Yin-Yoga: Balance your training

October 28, 2018

Yin-Yoga: Balance your training

October 28, 2018

A healthy body requires balance. Balance in the way we eat, train and move. While high-intensity exercise has so many health benefits, we need to ensure we are not running at 100% all the time. Downtime after a high-intensity session allows the body to recover and make positive training adaptations. Without enough recovery time we don’t reap the rewards of our hard work and we risk becoming burnt out. This is how I was first drawn to Yin Yoga. It provided the balance I needed in order to get the most out of my training.

In the beginning, I classified Yin Yoga as a stretch class. However, I now realise that it acts more like medicine through movement. I used to spend a 60 minute class trying hard not to fall asleep because I had pushed myself to exhaustion. Looking back now I can’t believe that I let my life get that out of balance. I hit complete burnout with the classic red flags of food intolerances, fatigue and a distinct lack of motivation, all things that were very foreign to me at the time. Culturally, we tend to reward living a high-paced, stress fuelled life burning the candle at both ends and while it’s not healthy, it is the accepted norm for so many of us. For me, this was no longer an option. I needed to restore balance in my life in order to function and perform in a way that was sustainable (and enjoyable).

The word “Yin” comes from the traditional Chinese principle of Yin and Yang, where Yin describes the restful nature of night time and Yang depicts the time of “doing”, the daytime. Yin energy represents the cooling side of life: the still, earthy and soft. Yang energy is all about action: the warmth, light and activity. Both are equally important in life. However, Yin has never been so necessary. Stressful work environments, long working hours, high-intensity workouts and heavy training programs all build heat. I have had so many clients who work stressful jobs, squeeze a workout into their lunch break and then smash through a hot yoga class at the end of the day to ‘wind-down’. This isn’t balance, it’s just more of the same. Stressful hot energy, fuelled with more heat. I realise that now of course. However, I fell victim to this pattern, too.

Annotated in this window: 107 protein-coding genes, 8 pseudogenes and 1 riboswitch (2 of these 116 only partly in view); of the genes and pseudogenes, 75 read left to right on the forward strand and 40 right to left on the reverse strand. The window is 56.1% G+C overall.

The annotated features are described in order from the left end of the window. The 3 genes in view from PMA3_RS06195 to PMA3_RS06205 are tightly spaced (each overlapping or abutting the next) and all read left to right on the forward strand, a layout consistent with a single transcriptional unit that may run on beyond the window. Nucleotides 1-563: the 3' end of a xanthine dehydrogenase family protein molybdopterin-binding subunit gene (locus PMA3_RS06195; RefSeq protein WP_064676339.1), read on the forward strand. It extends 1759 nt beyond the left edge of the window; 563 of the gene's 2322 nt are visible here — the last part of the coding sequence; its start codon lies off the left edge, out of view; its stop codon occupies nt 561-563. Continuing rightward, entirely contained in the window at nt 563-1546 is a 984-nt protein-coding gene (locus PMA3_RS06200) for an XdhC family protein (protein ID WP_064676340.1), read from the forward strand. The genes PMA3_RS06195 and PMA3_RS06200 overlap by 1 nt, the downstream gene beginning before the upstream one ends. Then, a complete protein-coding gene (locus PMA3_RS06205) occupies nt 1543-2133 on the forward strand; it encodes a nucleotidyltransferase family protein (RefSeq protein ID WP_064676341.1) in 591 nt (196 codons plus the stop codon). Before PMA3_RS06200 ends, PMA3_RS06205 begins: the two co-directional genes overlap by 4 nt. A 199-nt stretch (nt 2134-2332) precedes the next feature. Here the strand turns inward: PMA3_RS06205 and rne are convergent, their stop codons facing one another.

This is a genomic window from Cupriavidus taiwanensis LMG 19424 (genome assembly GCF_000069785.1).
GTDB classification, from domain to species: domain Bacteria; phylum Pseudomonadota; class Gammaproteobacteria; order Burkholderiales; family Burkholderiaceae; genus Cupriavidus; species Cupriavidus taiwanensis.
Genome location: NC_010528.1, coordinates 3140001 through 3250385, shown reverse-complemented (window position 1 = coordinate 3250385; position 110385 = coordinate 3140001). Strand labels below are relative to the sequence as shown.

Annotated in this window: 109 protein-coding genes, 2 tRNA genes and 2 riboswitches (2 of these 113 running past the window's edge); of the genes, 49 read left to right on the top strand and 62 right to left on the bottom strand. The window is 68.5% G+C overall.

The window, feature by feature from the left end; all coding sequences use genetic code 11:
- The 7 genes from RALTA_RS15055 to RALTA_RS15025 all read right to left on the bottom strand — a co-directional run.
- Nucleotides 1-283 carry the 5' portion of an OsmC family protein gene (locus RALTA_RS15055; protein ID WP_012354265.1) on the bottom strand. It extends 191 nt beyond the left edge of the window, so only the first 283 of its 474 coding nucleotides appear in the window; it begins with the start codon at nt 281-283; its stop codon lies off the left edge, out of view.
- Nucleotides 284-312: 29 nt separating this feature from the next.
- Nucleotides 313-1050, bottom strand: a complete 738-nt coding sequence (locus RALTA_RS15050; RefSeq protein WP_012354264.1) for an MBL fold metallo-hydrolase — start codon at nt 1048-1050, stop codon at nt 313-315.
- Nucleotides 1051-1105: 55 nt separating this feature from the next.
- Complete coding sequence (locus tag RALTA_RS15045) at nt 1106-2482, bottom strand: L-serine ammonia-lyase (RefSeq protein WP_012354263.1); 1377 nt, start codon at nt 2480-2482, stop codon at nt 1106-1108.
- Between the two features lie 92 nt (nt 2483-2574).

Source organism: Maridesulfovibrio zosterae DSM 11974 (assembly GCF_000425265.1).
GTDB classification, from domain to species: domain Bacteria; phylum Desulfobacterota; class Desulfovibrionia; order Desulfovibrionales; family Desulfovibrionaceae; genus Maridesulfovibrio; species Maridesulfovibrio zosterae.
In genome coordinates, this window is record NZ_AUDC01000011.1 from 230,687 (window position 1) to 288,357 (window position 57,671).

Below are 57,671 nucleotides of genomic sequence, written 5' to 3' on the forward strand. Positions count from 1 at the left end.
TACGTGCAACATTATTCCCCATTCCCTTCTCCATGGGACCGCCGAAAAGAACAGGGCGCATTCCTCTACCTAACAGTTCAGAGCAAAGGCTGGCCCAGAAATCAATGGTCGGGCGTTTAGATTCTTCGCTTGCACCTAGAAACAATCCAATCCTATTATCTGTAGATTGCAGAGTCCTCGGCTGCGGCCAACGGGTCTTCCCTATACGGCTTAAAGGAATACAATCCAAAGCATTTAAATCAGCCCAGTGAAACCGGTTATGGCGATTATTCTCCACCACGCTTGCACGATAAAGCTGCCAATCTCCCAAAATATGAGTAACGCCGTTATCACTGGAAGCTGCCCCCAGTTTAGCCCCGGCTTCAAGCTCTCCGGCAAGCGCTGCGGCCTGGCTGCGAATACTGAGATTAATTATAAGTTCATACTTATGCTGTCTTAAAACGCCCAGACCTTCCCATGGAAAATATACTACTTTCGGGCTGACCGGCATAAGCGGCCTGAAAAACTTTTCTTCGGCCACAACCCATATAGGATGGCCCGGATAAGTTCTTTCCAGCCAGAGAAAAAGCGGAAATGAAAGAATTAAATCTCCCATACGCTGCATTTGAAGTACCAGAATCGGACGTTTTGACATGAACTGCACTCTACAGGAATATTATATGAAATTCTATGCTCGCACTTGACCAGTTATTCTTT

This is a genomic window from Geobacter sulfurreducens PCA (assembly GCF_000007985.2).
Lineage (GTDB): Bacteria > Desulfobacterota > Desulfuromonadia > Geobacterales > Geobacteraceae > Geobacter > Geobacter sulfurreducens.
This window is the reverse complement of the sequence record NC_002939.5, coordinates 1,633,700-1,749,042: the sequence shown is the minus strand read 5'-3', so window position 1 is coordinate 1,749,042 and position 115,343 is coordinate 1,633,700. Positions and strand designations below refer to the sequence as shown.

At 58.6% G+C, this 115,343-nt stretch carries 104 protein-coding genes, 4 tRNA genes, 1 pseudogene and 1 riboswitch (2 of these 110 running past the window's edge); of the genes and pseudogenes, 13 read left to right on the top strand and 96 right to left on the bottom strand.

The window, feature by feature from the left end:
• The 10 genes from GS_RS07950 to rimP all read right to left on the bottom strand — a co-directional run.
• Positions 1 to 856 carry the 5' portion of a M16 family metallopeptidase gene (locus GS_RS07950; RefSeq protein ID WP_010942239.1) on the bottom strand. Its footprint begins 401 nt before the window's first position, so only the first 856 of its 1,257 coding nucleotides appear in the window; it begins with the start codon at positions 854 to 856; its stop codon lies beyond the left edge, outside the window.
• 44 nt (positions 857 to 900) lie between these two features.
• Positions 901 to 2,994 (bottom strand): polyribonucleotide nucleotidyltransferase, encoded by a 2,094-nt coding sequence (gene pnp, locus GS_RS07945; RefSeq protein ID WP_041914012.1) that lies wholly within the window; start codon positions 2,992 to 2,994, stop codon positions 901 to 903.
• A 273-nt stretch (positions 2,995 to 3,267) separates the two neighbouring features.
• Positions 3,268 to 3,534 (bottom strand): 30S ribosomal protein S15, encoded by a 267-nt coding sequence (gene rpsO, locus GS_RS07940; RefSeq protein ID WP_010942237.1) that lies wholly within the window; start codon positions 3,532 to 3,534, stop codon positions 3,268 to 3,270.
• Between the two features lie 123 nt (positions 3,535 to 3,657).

So what is Yin Yoga?

A Yin Yoga practice involves a series of poses typically held for 3-10 minutes, which helps you to focus on opening up the joints and fascial tissue.

Unlike Yang styles of yoga, a slower paced Yin practice means you can move safely deeper into poses without the need to activate all the muscles around the joint. These deep, long holds in Yin help to improve joint mobility and release fascia.

Fascia is a web-like structure that encases every cell in our body. It is a highly organised connective tissue that holds the internal organs together. Tight or dehydrated fascia can often lead to adhesions between the fascia and muscle or bone resulting in restricted range of movement. Yin helps to release fascia, which allows more fluid movement without restriction.

Yin also increases circulation, which can help speed up muscle recovery, reduce muscle soreness, improve overall flexibility and in turn improve performance.

These physical benefits were enough to get me started, but once I realised the positive effect that a regular Yin practice had on my mental health I was hooked. The meditative nature of the practice helps to reduce stress hormones, adrenaline and cortisol while boosting happiness, concentration, self-awareness and immune health. The poses are often deep and uncomfortable and maintaining stillness through this discomfort is thought to build mental toughness. It is a practice of resilience as it can be challenging to sit with discomfort without becoming reactive.

A regular Yin practice helps to balance the Yang aspects of everyday life. It can help to promote quality sleep, increase happiness, improve energy, reduce stress, improve performance and speed up recovery.

In the current high-paced environment it is more vital than ever to slow down and spend time going Yin-side.


Image by IStock/yurok

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